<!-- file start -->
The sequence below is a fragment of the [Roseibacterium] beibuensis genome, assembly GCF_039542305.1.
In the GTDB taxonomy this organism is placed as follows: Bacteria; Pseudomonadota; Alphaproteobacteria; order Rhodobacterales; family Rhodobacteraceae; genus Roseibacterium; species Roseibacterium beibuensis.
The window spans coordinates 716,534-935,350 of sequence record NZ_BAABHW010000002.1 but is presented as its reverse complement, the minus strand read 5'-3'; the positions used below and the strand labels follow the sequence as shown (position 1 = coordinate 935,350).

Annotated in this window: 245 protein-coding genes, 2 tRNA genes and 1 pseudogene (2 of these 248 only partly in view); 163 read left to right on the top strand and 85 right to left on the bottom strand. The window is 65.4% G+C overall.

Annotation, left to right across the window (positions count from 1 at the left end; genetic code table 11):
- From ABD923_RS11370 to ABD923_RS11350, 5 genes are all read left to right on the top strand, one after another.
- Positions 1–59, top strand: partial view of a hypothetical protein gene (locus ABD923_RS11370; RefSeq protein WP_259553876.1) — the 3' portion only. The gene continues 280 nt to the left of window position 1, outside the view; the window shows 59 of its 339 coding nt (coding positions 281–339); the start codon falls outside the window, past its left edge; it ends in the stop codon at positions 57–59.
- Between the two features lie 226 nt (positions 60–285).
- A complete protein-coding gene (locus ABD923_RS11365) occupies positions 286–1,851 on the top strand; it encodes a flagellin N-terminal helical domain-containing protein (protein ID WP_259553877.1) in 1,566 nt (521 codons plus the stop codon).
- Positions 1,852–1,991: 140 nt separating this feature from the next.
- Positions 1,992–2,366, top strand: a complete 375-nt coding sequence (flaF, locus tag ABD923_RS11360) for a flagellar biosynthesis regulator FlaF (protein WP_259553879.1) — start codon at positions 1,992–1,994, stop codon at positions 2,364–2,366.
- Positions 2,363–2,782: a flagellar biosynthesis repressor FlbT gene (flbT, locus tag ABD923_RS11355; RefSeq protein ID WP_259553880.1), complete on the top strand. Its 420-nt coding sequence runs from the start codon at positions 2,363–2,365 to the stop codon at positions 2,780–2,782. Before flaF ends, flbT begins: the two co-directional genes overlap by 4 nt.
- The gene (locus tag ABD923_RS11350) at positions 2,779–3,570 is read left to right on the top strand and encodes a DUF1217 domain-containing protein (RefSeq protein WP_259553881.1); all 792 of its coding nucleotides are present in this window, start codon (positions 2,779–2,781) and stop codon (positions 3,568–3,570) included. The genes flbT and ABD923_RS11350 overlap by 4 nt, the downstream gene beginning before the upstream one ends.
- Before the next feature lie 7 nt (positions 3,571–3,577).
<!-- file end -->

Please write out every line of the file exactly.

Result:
The sequence below is a fragment of the [Roseibacterium] beibuensis genome, assembly GCF_039542305.1.
In the GTDB taxonomy this organism is placed as follows: Bacteria; Pseudomonadota; Alphaproteobacteria; order Rhodobacterales; family Rhodobacteraceae; genus Roseibacterium; species Roseibacterium beibuensis.
The window spans coordinates 716,534-935,350 of sequence record NZ_BAABHW010000002.1 but is presented as its reverse complement, the minus strand read 5'-3'; the positions used below and the strand labels follow the sequence as shown (position 1 = coordinate 935,350).

Annotated in this window: 245 protein-coding genes, 2 tRNA genes and 1 pseudogene (2 of these 248 only partly in view); 163 read left to right on the top strand and 85 right to left on the bottom strand. The window is 65.4% G+C overall.

Annotation, left to right across the window (positions count from 1 at the left end; genetic code table 11):
- From ABD923_RS11370 to ABD923_RS11350, 5 genes are all read left to right on the top strand, one after another.
- Positions 1–59, top strand: partial view of a hypothetical protein gene (locus ABD923_RS11370; RefSeq protein WP_259553876.1) — the 3' portion only. The gene continues 280 nt to the left of window position 1, outside the view; the window shows 59 of its 339 coding nt (coding positions 281–339); the start codon falls outside the window, past its left edge; it ends in the stop codon at positions 57–59.
- Between the two features lie 226 nt (positions 60–285).
- A complete protein-coding gene (locus ABD923_RS11365) occupies positions 286–1,851 on the top strand; it encodes a flagellin N-terminal helical domain-containing protein (protein ID WP_259553877.1) in 1,566 nt (521 codons plus the stop codon).
- Positions 1,852–1,991: 140 nt separating this feature from the next.
- Positions 1,992–2,366, top strand: a complete 375-nt coding sequence (flaF, locus tag ABD923_RS11360) for a flagellar biosynthesis regulator FlaF (protein WP_259553879.1) — start codon at positions 1,992–1,994, stop codon at positions 2,364–2,366.
- Positions 2,363–2,782: a flagellar biosynthesis repressor FlbT gene (flbT, locus tag ABD923_RS11355; RefSeq protein ID WP_259553880.1), complete on the top strand. Its 420-nt coding sequence runs from the start codon at positions 2,363–2,365 to the stop codon at positions 2,780–2,782. Before flaF ends, flbT begins: the two co-directional genes overlap by 4 nt.
- The gene (locus tag ABD923_RS11350) at positions 2,779–3,570 is read left to right on the top strand and encodes a DUF1217 domain-containing protein (RefSeq protein WP_259553881.1); all 792 of its coding nucleotides are present in this window, start codon (positions 2,779–2,781) and stop codon (positions 3,568–3,570) included. The genes flbT and ABD923_RS11350 overlap by 4 nt, the downstream gene beginning before the upstream one ends.
- Before the next feature lie 7 nt (positions 3,571–3,577).